CLEVELAND -- A warning was issued from a local health department about the dangers of the West Nile Virus Tuesday. This year is turning out to be a bad one for the disease here in Northeast Ohio and across the country.
According to the Ohio Department of Health, there have been nine cases in the state, including three in Cuyahoga County and one in Lorain County.
So far, there have been no cases reported in Lake County, but health officials are issuing a warning to residents in an effort to keep it that way.
Lake County health officials say the West Nile Virus has appeared early this year here.
"It's not bad in Lake County, we're just proactive, it's bad in all of Ohio, it's bad in 26 states in the United States, so people should be aware of it, not only because they live here in Lake County, but when they go to travel over the holiday weekend, they need to pay attention," said Nancy Niehus with the Lake County Health Department.
Although there have been no cases of West Nile Virus reported in Lake County this year, health officials say people still need to be aware that the mosquito-borne disease, which causes flu-like symptoms or worse, can be a threat.
"It's a very dry year and that might make people think that maybe there aren't a lot of mosquitoes, and that in fact is true, our mosquito trap counts are very, very low," Niehus said.
She says a large number of the mosquitoes that are being trapped are testing positive for West Nile.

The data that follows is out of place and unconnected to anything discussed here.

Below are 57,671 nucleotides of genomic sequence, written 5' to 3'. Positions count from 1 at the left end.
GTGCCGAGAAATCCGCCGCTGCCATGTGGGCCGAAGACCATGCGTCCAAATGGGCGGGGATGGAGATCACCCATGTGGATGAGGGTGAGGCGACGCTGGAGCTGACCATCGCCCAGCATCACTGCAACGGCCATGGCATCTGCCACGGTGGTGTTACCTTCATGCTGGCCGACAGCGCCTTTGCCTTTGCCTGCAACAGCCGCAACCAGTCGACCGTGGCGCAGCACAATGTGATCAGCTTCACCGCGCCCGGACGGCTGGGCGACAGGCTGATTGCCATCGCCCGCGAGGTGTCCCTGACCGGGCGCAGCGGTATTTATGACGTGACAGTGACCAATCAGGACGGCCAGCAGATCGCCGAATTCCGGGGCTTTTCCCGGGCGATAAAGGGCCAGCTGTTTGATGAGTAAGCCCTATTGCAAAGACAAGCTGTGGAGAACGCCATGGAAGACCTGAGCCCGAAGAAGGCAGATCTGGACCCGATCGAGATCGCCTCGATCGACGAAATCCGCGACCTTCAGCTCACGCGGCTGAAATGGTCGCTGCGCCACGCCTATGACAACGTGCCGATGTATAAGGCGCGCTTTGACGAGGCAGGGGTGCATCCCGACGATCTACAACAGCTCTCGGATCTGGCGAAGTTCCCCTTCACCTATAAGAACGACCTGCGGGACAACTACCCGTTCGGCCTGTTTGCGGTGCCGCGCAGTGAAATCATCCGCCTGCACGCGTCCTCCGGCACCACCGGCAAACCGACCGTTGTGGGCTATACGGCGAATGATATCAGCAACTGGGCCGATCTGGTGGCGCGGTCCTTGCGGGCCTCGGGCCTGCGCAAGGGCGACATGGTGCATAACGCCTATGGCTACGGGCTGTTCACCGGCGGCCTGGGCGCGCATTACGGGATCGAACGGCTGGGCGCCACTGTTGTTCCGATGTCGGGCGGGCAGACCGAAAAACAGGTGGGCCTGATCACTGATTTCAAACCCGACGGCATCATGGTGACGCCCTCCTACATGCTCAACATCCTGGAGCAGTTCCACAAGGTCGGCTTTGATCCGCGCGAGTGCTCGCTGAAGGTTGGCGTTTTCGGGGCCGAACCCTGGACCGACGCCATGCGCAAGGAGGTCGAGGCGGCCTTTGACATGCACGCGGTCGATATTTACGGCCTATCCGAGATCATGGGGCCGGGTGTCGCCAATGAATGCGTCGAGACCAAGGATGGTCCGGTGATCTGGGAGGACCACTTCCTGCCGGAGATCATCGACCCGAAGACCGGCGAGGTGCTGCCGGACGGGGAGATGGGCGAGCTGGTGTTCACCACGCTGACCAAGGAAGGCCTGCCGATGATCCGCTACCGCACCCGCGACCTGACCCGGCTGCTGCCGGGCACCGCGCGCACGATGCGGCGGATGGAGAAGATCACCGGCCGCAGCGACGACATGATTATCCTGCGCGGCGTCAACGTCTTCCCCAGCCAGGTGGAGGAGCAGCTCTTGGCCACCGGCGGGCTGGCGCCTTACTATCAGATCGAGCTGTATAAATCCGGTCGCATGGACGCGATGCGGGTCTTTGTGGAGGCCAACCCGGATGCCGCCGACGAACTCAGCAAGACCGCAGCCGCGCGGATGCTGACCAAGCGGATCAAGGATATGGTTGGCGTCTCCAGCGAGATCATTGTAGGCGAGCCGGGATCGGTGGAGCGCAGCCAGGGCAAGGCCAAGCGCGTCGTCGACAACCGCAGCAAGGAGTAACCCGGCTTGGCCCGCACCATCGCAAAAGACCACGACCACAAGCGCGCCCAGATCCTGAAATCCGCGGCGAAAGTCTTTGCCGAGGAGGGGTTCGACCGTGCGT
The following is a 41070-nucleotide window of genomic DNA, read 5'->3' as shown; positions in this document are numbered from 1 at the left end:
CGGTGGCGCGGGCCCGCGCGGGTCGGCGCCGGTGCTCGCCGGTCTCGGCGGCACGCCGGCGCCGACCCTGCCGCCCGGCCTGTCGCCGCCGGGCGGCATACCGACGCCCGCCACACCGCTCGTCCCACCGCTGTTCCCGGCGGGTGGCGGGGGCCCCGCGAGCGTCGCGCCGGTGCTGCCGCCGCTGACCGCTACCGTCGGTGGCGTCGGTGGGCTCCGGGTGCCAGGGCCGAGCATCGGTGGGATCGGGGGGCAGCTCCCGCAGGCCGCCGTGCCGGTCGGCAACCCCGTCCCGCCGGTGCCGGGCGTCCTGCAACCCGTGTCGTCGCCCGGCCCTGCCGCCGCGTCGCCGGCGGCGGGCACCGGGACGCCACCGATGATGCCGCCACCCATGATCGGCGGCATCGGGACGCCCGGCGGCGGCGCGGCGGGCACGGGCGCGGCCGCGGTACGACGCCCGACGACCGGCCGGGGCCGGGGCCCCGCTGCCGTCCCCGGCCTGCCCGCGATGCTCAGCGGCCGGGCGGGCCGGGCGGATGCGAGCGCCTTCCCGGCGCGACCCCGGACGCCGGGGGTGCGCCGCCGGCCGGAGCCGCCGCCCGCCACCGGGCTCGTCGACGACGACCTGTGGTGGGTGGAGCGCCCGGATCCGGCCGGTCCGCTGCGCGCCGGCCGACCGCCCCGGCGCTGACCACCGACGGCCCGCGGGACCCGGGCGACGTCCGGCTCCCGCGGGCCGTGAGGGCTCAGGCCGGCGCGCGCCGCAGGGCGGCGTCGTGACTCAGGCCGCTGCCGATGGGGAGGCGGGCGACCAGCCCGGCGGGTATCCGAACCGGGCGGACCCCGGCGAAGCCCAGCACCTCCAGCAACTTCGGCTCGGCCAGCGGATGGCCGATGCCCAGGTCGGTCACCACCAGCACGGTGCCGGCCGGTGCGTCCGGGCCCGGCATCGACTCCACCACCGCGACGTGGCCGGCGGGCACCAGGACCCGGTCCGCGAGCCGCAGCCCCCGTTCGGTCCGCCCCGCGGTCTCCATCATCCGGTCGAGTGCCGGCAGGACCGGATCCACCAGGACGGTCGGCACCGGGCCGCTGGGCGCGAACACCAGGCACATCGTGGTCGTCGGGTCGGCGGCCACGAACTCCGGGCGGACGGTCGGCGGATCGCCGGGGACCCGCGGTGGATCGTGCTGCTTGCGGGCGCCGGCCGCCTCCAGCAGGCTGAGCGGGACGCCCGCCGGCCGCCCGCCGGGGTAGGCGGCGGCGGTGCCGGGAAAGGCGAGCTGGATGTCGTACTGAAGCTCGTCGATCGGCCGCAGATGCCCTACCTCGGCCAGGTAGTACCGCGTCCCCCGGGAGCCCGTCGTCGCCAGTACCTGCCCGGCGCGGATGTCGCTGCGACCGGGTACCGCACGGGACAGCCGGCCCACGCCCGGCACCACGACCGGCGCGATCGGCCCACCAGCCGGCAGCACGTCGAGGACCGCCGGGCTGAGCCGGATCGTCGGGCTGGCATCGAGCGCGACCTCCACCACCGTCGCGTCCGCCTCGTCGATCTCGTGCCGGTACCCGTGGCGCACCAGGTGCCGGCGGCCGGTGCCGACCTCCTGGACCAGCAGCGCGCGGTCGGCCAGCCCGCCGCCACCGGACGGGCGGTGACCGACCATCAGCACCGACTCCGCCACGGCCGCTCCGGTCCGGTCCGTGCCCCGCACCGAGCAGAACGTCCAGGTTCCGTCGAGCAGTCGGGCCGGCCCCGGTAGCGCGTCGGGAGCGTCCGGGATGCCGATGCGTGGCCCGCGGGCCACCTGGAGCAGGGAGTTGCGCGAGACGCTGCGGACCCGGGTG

"There's organic material in some of the water, maybe sewage, a bunch of leaves clogging gutters or in a puddle in the middle of the woods...the type of mosquitoes that make West Nile Virus like to breed in that organic kind of material," said Niehus.
"I know that standing water in pools and stuff like that, you know, keep them away from that and I pay attention, that's the main idea, I just pay attention to what's going on, make sure there's no standing water around, tires, you know," said Painesville resident Paul Valerio.
"I never worried about mosquitoes too much, I just...I hardly ever get bitten, so I never worried about them…cause the mosquitoes haven't been bad this year," said Painesville resident Lois Ferguson.
Health officials urge people, especially the elderly and those with compromised immune systems, to stay indoors in the evenings...wear insect repellant and eliminate mosquito breeding places.
"Dumping out bird baths from time to time and cleaning it out, a dog's water bowl, the kids' play pool, a watering can, anything that will hold water for more than a few days, need to be dumped," said Niehus.
Lake County health officials say they will continue to find and eliminate mosquito-breeding sites. They also ask residents to report any dead bird, because mosquitoes get West Nile by feeding on the blood of birds.